Why the new Duchess of Sussex chose Clare Waight Keller for Givenchy to design her wedding dress
Just as Meghan Markle exited her car to walk up the aisle to wed Prince Harry at midday today, Kensington Palace issued a press statement to explain the now Duchess of Sussex's choice of Clare Waight Keller of Givenchy as the designer of her wedding dress.
"Ms. Waight Keller last year became the first female Artistic Director at the historic French fashion house Givenchy. After meeting Ms. Waight Keller in early 2018, Ms. Markle chose to work with her for her timeless and elegant aesthetic, impeccable tailoring, and relaxed demeanour," the statement said.
"Ms. Markle also wanted to highlight the success of a leading British talent who has now served as the creative head of three globally influential fashion houses – Pringle of Scotland, Chloé, and now Givenchy," it continued.
The simple, yet elegant dress with bateau neckline and three quarter length sleeves was crafted from an exclusively designed double bonded silk cady with an underskirt in triple silk organza. The key to the form-fitting style and pure lines of the dress is six "meticulously placed seams".
As per Meghan Markle's request the design of her veil represented the 53 countries of the Commonwealth with the distinctive flora of each Commonwealth country "united in one spectacular floral composition". The veil is five meters long and made from silk tulle with a trim of hand-embroidered flowers in silk threads and organza.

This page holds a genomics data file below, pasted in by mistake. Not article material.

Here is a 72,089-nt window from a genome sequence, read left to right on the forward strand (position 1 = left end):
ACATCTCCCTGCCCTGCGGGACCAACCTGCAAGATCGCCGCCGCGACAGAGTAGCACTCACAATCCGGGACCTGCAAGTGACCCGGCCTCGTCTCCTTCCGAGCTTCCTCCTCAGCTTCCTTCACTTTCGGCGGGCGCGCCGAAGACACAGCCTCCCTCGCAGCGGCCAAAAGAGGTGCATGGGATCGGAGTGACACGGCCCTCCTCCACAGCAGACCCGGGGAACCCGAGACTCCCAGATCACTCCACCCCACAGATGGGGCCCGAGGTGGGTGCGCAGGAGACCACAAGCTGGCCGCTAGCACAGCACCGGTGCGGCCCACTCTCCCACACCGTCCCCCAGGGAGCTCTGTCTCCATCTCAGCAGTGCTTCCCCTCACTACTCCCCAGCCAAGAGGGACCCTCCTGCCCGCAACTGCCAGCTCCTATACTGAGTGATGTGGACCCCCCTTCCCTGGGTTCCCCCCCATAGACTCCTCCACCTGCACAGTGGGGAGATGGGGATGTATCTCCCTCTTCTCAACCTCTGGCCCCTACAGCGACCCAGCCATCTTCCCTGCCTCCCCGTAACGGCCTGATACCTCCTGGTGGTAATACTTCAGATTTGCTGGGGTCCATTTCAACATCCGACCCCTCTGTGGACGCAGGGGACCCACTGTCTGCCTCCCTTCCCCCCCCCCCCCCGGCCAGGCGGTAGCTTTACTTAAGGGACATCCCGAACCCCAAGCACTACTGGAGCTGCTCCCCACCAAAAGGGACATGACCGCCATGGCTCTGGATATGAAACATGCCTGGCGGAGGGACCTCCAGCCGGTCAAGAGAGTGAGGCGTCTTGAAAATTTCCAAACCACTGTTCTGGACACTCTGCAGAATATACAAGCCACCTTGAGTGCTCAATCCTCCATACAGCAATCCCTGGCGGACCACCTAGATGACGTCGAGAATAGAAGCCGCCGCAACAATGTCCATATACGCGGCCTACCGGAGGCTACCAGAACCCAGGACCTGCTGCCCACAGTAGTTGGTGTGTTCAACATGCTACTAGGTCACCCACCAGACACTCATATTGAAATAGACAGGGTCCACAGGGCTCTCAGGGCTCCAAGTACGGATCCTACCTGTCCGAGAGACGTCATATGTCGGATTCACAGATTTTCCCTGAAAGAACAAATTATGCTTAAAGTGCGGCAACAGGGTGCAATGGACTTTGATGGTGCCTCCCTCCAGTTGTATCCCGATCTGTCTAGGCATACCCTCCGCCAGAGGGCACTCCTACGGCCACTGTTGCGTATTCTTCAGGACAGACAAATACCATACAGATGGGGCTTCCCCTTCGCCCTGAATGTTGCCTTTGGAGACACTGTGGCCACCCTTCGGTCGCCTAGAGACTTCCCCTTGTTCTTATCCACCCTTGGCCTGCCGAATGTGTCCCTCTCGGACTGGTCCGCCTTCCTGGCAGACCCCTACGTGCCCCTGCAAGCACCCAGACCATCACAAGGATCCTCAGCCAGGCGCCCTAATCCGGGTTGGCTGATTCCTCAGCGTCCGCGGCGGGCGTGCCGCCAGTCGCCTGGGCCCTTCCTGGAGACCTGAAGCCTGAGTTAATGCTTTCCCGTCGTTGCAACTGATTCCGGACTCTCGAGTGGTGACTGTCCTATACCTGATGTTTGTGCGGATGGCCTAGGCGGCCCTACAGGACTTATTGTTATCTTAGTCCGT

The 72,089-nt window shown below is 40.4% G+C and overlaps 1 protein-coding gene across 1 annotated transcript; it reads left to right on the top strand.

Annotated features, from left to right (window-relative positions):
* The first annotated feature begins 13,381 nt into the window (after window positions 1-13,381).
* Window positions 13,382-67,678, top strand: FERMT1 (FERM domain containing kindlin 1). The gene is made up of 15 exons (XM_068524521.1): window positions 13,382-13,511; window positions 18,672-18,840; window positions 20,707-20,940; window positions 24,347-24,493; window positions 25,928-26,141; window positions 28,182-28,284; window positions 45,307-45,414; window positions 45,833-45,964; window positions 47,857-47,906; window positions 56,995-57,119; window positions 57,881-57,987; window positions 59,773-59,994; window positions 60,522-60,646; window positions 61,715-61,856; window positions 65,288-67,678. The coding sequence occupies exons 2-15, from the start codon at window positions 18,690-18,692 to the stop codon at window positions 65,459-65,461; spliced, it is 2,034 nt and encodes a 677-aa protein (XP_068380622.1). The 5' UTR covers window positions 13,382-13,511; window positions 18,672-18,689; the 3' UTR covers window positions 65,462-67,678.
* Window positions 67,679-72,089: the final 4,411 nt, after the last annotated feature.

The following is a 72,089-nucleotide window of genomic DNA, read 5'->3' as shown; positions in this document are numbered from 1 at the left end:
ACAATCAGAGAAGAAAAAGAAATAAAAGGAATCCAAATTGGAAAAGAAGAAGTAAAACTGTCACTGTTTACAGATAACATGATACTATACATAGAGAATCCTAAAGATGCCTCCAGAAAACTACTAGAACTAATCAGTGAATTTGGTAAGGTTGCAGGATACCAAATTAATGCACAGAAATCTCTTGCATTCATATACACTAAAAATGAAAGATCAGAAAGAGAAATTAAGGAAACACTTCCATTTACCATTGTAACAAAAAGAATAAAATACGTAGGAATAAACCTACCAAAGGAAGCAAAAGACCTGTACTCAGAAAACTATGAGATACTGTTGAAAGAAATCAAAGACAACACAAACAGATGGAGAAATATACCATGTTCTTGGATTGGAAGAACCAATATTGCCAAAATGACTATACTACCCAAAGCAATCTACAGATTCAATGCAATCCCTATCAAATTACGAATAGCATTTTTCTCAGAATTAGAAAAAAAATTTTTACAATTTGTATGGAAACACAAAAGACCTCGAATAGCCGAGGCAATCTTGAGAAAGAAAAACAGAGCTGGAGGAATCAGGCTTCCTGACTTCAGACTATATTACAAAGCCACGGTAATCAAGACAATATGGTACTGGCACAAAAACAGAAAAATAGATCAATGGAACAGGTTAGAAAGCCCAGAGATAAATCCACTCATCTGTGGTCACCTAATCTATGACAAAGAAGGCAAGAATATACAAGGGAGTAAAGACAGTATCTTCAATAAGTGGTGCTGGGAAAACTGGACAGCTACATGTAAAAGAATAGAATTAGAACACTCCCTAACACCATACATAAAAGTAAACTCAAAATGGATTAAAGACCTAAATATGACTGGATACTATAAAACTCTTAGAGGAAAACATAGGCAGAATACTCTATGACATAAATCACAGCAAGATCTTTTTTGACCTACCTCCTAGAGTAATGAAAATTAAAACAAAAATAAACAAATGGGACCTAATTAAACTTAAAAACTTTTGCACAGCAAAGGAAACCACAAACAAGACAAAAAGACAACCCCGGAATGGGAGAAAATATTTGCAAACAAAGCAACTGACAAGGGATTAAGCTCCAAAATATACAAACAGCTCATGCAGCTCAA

Each flower was worked flat, in three dimensions to create a unique and delicate design. The workers spent hundreds of hours meticulously sewing and washing their hands every thirty minutes to keep the tulle and threads pristine.
In addition to the flora of the Commonwealth, Markle also selected two personal favourites: Wintersweet (Chimonanthus praecox), which grows in the grounds of Kensington Palace in front of Nottingham Cottage, and the California Poppy (Eschscholzia californica) the State flower from Markle’s birthplace, California.
The veil was held in place by Queen Mary's diamond bandeau tiara, lent to the Duchess by The Queen. The diamond bandeau is English and was made in 1932, with the centre brooch dating from 1893. Her earrings and bracelet are by Cartier while her shoes are by Givenchy.
Hairdresser Serge Normant styled the Duchess's hair and her make-up was carried out by long-time friend and make-up artist Daniel Martin. Waight Keller also designed the bridesmaids' dresses while the page boys wore miniature version of the Blues and Royals frock coat, as worn by Prince Harry and Prince William.
Waight Keller was something of a surprise choice (though clearly a very good one) and her name was rarely mentioned in the list of supposed favourites to land one of the most prestigious fashion commissions. British couturiers Ralph & Russo were seen to be the favourites (though she may wear one of their designs for the reception), with other names said to be in the frame including Roland Mouret, Victoria Beckham (both present at guests), Christopher Bailey (the former Burberry creative chief) and Stella McCartney (who designed Amal Clooney's and Oprah Winfrey's outfits for the ceremony).